A good quality soy sauce only lists a few natural ingredients such as water, soybeans, wheat and salt. A sauce with a thin consistency is a good sign as a high quality soy sauce always has a light, thin consistency and a wonderful fresh flavor.
I like the Guangdong brand and also the Kikkoman brand that is widely available.

For another delicious gyoza dipping sauce, I mix :
3 Tbsp of good soy sauce

1 Tbsp of Rice Wine Vinegar

1/8 tsp ground fresh ginger

Hot Pepper flakes to your taste

A pinch of sugar

Mix well, dip the gyoza in your sauce of choice...


Gung Hay Fat Choy…
have a prosperous and good year...!

Tuesday, January 27, 2009

kitchen tip Tuesday...simple copper care

I clean my copper cookware regularly to maintain its cooking properties and the glow of the beautiful copper I love so well.
The pots and pans that I have, are working pots and pans that get heavy use.
So keeping a showroom shine cannot be a priority for me. I am a culinary student and a serious home cook and baker. But I also want my copperware to stay in good shape and perform when I need it.

I realize I cannot keep them pristine and shiny as new, but I for one like the looks of well used copper with its lovely soft patina.
First on my list for caring for my copper is that I never put copper pans, bowls, molds, cookie cutters or utensils in the dishwasher. The alkaline properties of dishwasher detergent is as detrimental to copper as it is to my knives.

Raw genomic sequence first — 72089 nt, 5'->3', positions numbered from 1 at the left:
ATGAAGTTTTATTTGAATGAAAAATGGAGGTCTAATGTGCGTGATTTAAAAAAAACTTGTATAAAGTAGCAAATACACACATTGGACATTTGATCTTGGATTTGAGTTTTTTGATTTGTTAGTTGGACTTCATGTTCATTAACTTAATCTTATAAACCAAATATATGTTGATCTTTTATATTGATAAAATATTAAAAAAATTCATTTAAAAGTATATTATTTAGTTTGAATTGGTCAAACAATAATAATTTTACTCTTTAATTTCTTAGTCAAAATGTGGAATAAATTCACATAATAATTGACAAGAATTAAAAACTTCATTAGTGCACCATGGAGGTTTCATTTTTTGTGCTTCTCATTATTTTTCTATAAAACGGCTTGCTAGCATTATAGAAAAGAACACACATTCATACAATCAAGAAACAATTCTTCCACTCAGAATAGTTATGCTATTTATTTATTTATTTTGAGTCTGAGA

And, yes I admit that sometimes I do torture my copper pots and pans and use them on a burner where the heat is too high for too long a time. That creates a dark stain on the bottoms of the pots and pans that I try to remove when I wash my wonderful copper workhorses. There are dozens of powdered and liquid potions out there as well as chemical impregnated cloths that will do this job.

But the method that has always worked for me is simple and clean and green…
lemon and coarse grain kosher salt.
This method takes much less time and work than commercial copper preparations.
I also like that it is food safe and eco-friendly. Perhaps lemons seem more costly in these days of the ecomonic downturn, well I use what I have left after my morning tea. And I only clean my pots in this manner every few weeks or when it is necessary.

With these ingredients, I don’t have to worry if I have thoroughly washed and rinsed the chemicals off my pots or that I am washing toxic chemicals into my water system.

Cut a lemon in half and pour salt on the open side of the lemon. Rub this onto tarnished areas of the copper pot. The salt acts as a very mild abrasive as it melts and reacts with the lemon and cleans the copper. This method also creates an even matt patina on the pots that gives my kitchen a warm inviting glow when hung in a row above my stove.